Although it has only attracted widespread attention over about the last 10 years, 3D printing is a technology that has now been around for almost 40 years. Needless to say, a lot has changed in that time, and modern 3D printers bear almost no resemblance to the first additive manufacturing devices. Here's what all 3D printing professionals and enthusiasts should know about the history of this world-changing technology and how it got to where it is today.
The Beginnings of Additive Manufacturing
The roots of modern 3D printing stretch back to 1981, when now-obscure Japanese researcher Hideo Kodama applied for a patent on a process that utilized ultraviolet light to cure liquid resin into solid shapes. Although Dr. Kodama could credibly be called the first pioneer of 3D printing, his patent application was never approved, and his research halted due to lack of funding.
In 1986, though, a process similar to Kodama's was patented by American inventor Chuck Hall, who gave it the name stereolithography. Alongside fused deposition modeling (FDM), this process is still one of the most common types of 3D printing today. Hall would go on to found his own company, 3D Systems, which produced the first generation of commercial additive manufacturing machines. The 3D printer had officially arrived.
The Move to Desktop Machines
In the 1980s, 3D printers were large, expensive devices reserved for commercial prototyping, rather than the user-friendly desktop devices we know today. Smaller printers became possible beginning in 1992, when a patent for FDM technology was awarded to Stratasys. FDM printers are naturally simpler than SLA printers, making them more conducive to individual use and easier to create in a compact package.
The real takeoff of desktop printers, though, would begin in 2009. In that year, the patent on FDM technology expired, allowing any company to freely use the technology in its devices. As a result, the 3D printer marketplace became vastly more competitive, driving a previously unprecedented level of innovation and a drastic reduction in device prices. By the mid-2010s, FDM technology had become so accessible that even home hobbyists could afford to buy 3D printers and manufacture small items and parts in the comfort of their own homes.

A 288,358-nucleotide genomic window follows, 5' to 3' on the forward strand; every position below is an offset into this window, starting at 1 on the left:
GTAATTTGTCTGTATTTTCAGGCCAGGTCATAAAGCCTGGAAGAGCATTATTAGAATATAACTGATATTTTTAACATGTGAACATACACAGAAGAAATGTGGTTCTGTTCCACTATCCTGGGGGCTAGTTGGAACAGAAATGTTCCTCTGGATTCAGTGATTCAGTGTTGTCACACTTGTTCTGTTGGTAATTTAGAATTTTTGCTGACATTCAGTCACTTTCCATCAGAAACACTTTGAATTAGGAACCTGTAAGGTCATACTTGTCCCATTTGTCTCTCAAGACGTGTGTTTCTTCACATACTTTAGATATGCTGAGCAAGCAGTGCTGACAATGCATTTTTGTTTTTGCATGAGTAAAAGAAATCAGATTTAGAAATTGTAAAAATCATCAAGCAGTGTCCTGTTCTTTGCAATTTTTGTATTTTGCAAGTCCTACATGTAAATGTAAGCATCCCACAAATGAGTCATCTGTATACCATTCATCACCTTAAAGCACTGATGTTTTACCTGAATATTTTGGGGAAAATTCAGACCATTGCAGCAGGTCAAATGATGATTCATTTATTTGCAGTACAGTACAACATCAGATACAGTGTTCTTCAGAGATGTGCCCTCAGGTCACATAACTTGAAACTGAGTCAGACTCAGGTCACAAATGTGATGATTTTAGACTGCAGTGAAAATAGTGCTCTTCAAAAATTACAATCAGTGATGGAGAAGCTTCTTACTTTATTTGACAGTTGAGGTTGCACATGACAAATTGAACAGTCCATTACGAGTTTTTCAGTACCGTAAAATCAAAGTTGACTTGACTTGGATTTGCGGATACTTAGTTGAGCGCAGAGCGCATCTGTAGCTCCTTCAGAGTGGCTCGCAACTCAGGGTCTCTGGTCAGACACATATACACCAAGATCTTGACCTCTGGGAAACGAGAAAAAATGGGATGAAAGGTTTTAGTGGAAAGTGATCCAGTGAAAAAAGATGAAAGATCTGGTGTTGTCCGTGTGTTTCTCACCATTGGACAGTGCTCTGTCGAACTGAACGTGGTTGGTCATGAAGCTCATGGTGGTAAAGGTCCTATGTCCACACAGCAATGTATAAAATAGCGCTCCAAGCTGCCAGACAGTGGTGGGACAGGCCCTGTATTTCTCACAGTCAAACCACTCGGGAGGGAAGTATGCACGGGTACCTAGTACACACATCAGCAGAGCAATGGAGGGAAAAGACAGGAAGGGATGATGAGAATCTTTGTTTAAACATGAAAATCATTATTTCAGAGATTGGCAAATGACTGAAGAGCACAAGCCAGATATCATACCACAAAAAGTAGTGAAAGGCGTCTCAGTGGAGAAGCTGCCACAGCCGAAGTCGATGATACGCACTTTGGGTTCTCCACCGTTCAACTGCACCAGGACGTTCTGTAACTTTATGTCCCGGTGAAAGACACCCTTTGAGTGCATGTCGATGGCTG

The 3D Printing Landscape Today
Today, 3D printing is positioned as one of the most important technologies of the coming decades. By 2024, additive manufacturing is expected to represent over $35 billion in worldwide revenue. Manufacturers are increasingly taking advantage of 3D printing as a production technology, especially for small production runs. Increases in printing speeds and final print quality have also made 3D printers more useful for business applications.
While SLA and FDM remain the dominant 3D printing technologies, the additive manufacturing landscape today is also filled with exciting new technologies. From bioprinting of living human tissues to emerging methods for 3D printing electrical circuit boards, modern additive manufacturing is rapidly progressing beyond the printing of purely static materials like plastics and metals. As time goes on, the range of materials that can be used by 3D printers is only expected to continue increasing.
Even with all of these developments, FDM technology is still at the core of much of the world's 3D printing capacity. Unlike the old days, though, modern desktop FDM printers are fast, precise devices that can create high-quality parts. The Dremel DigiLab 3D45 is a perfect example of such a printer. With its rugged construction, wide material versatility and exceptional 50-micron print resolution, the 3D45 is a representation of the best modern 3D printing has to offer. Whether you're looking for a machine for business prototyping or for high-level home use, the DigiLab 3D45 is sure to be a good fit for your needs.